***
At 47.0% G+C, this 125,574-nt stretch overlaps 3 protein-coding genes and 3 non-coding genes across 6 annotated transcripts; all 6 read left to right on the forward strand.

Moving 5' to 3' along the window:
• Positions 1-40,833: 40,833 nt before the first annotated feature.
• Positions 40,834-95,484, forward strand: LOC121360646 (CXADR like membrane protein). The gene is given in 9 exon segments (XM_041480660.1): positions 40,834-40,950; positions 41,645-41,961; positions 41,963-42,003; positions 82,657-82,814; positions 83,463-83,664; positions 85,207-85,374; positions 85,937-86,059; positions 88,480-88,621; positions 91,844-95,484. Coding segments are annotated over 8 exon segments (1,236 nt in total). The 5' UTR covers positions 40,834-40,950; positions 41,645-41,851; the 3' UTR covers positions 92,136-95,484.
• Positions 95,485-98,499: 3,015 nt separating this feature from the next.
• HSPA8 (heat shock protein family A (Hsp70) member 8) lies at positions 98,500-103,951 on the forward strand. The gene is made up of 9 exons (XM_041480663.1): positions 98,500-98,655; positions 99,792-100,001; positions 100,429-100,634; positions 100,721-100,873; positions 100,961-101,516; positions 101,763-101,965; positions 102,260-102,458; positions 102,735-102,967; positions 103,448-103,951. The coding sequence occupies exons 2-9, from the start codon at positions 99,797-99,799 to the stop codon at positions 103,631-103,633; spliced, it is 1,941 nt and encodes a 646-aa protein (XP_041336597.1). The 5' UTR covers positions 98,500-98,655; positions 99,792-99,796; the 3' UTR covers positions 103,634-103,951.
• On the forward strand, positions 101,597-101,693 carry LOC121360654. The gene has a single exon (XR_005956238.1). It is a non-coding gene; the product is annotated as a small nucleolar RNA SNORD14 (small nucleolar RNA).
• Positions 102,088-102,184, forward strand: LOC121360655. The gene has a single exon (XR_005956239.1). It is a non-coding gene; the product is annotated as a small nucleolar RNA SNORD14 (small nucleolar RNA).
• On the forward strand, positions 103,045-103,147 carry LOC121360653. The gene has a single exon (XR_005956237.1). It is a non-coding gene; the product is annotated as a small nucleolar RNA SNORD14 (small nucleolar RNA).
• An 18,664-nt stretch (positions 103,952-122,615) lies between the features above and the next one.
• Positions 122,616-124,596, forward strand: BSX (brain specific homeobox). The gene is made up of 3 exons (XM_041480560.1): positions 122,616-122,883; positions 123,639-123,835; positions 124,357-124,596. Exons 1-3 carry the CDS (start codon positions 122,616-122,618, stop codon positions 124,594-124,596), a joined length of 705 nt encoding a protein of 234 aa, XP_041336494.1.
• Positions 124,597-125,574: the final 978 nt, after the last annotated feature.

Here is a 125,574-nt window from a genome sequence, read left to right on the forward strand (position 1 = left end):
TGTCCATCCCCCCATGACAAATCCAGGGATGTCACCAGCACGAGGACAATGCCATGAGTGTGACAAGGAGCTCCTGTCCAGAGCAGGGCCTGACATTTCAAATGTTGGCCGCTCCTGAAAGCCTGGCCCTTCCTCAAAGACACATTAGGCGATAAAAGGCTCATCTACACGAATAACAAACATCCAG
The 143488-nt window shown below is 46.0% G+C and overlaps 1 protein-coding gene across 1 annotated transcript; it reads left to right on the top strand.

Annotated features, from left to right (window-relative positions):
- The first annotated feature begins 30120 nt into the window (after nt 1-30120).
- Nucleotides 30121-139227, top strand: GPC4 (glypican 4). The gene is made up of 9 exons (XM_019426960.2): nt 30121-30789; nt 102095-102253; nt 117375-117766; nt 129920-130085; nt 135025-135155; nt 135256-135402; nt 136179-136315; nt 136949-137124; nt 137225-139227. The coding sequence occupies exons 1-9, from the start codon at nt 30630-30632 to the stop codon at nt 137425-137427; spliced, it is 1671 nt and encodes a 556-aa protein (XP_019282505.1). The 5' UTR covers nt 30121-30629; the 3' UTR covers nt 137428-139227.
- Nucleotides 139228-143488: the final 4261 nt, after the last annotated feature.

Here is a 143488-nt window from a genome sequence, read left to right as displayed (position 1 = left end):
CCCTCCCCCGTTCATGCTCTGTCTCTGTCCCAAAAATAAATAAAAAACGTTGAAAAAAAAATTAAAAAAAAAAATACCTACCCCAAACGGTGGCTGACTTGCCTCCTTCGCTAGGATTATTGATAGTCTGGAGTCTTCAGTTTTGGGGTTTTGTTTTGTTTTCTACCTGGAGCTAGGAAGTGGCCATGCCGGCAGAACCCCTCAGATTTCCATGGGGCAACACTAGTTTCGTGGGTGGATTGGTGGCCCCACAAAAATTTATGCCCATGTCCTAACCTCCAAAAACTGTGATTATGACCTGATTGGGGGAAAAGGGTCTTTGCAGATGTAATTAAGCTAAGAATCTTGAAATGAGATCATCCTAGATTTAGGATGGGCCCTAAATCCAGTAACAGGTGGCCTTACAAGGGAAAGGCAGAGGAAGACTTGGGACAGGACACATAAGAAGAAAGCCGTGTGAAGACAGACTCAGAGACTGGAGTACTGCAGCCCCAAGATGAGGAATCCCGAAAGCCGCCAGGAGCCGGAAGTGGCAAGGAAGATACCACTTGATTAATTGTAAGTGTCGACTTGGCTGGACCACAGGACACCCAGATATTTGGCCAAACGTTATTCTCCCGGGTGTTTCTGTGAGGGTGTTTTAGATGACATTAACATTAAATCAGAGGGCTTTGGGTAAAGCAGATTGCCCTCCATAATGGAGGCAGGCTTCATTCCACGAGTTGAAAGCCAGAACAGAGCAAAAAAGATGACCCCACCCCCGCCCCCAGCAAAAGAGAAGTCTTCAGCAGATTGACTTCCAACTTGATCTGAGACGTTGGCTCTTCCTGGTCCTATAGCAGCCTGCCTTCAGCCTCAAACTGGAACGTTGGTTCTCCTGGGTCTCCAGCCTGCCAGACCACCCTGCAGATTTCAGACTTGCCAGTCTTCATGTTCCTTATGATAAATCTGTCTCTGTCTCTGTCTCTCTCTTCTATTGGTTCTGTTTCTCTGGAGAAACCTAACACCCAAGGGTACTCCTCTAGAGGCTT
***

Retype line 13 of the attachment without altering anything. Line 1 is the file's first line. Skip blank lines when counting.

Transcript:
Here is a 125,574-nt window from a genome sequence, read left to right on the forward strand (position 1 = left end):